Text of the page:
Whitemarked Tussock Moth

Order: Lepidoptera

Family: Lymantriidae

Latin Name: Orygia leucostigma (J.E.Smith)

Common Names: Whitemarked Tussock Moth


The larva stage of this insect can cause serious defoliation in forested stands of balsam fir. In Christmas tree stands, it is a greater problem because of export hindrances as well as defoliation damage.

Life History

This insect overwinters as eggs within an egg mass. The eggs hatch from late June to early July. The larvae migrate to the leaves or needles and consume everything except the main veins. The larva is full grown in about five weeks and is approximately 35mm long. It has a reddish-orange head and a dark hairy body with white lines running lengthwise. There are four distinct greyish tufts of hair on their backs. When mature, the larva spins a dark grey cocoon and pupates. The cocoons can be found on twigs, branches, or bark. Adults emerge from late August to early September. The male moth is ash grey with a wingspan of 26 - 30 mm and the female is dirty white, hairy, wingless and about 13 mm long. Eggs are laid on or near empty cocoons.

Damage Symptoms

The young larvae skeletonize the leaves of hardwoods, the older larvae consume the entire leaf except for the main veins and petiole. On conifers, the needles are consumed, and occasionally the tender bark is chewed. They tend to feed on the upper third of the tree first.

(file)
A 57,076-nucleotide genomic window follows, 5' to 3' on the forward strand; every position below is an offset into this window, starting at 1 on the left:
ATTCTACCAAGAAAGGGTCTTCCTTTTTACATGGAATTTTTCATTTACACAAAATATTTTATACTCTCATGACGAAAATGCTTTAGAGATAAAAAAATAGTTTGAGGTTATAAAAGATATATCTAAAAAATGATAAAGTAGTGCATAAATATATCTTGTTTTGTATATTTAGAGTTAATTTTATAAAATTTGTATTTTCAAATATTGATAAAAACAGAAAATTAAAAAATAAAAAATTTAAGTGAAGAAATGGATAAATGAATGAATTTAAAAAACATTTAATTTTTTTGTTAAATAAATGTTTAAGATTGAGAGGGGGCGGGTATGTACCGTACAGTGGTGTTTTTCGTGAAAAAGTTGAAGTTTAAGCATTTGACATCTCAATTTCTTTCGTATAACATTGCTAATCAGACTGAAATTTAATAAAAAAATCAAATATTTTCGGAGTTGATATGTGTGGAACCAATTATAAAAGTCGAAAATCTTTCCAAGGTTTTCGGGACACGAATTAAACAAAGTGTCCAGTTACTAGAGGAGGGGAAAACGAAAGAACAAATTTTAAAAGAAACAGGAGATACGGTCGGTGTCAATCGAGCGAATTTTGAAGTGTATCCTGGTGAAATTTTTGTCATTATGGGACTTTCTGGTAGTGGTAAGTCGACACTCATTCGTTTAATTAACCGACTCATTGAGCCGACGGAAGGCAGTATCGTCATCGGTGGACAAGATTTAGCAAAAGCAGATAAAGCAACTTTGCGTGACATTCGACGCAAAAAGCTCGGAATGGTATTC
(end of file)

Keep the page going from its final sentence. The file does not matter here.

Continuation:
Control Options

Large forested areas can be protected by aerial application of Btk. In Christmas tree stands, either Btk or contact chemical insecticides can be applied with good success.


CAUTION: Read and follow the instructions on the label when using any control agent. Proper application and use of recommended personal protective equipment are essential for the safe use and effectiveness of any pesticide.

DISCLAIMER: Control options are suggestions only. Actions taken for pest control are the sole responsibility of the applicator in full compliance with any Federal, Provincial or Municipal Acts, Regulations or Bylaws.